23 Apr 2015
Miss Leong Sou Cheng, an educator at an international school, shares about an effective partnership between parents and school teachers.
Knowing how and when to partner teachers is important for your child’s education. Research has shown that children with involved parents have a better learning attitude and performed better. In teacher education, parent-teacher collaboration forms a big piece; beginning teachers attend courses to learn how to engage parents, and are assigned mentors to guide them through their first year. Schools in Singapore recognize the value of cultivating this relationship, and teachers constantly try to engage parents. However, a partnership is a relationship, a two-way street. Unless there is mutual involvement and respect, what a teacher does alone will only have limited impact.
Today, more than 95% of schools have PSGs or Parent-Teacher Associations (PTAs), as compared to 17% about 20 years ago. Evidently, much has been done to encourage parent-teacher partnership. Especially in primary schools, the partnership has improved considerably with more opportunities for dialogues, communication and involvement. Punggol View Primary School, for example, implemented the Three-Directional (3D) dialogues to engage parents effectively in discussion. Haig Girl’s school also hosted Parent-Child-Teacher Conferencing (PCTC) to facilitate meaningful discussion between children, parents and teachers. Going beyond school dialogues, then-Principal Mr Ong Kong Hong from Teck Whye Secondary School used Facebook as a “less formal platform for networking, sharing and discussion” to bring the school community together. He also hoped that in time, teachers would take on a more proactive role in partnering parents.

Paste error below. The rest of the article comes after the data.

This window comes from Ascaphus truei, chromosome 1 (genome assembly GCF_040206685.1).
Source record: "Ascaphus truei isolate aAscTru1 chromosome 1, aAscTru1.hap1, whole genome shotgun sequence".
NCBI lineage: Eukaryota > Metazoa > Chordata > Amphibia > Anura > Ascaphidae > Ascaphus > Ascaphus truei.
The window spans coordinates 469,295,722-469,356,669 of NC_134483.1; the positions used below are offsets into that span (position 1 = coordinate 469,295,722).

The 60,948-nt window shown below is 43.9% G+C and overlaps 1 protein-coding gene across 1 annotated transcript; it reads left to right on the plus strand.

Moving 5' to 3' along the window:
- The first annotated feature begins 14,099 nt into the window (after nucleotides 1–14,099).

Despite the availability of various mediums of communication and support, they are sometimes not utilised meaningfully to achieve the intended purpose. Parent-teacher partnership seems to decrease exponentially as a child grows older. Parent involvement, if any, tends to be most active only during specially arranged parent meetings concerning bad behavior or poor academic performance. When that happens, the already tenuous relationship between parent and teacher is strained; so more will be needed for its reparation, and positive collaboration is difficult.
The Reggio Emilia philosophy considers the child, the teacher and the family as “inseparable and integrated” elements that are essential to the educational experience. The well-being of these three elements are interdependent; each of these elements will not only affect the achievement of the child at school, but also impact the quality of teaching the classroom and the relationship dynamics at home. During the early years of a child, parents are usually highly visible in the learning environment, and understandably, they gradually retreat into the background when their children become teenagers. However, active participation is integral to the success of a child in school, and parents must always make their presence felt, and learn how to leave the right presence.
A teacher and a parent has the same goal – they both want a child to learn. The irony, however, is that the relationship between a parent and a teacher is sometimes sensitive and fragile, fogged with unnecessary judgment and misunderstanding. The same concern, which is the child, is also the same source of judgment, often biased. Constantly, and without basis, they find themselves judging each other, further obscuring this relationship with doubt and suspicion.
Children are clever; they recognize the power struggle between the two important adults who can directly affect their well-being at home and in school. Good children want them to like each other, but troubled ones, the opposite; they know they can benefit from animosity, and would play one against the other to get what they want. Am I saying that children can be manipulative? Yes, and your child know the right strings to pull, because he is smart. Yes, and we have all tried to hoodwink our parents.
Teachers, like parents, want the best for their students. Your child’s teachers are no different, and that makes you a team, not adversaries. Parents, never forget that you are and will always be the first teacher in your child’s life. When you work as allies, your influence is potent.
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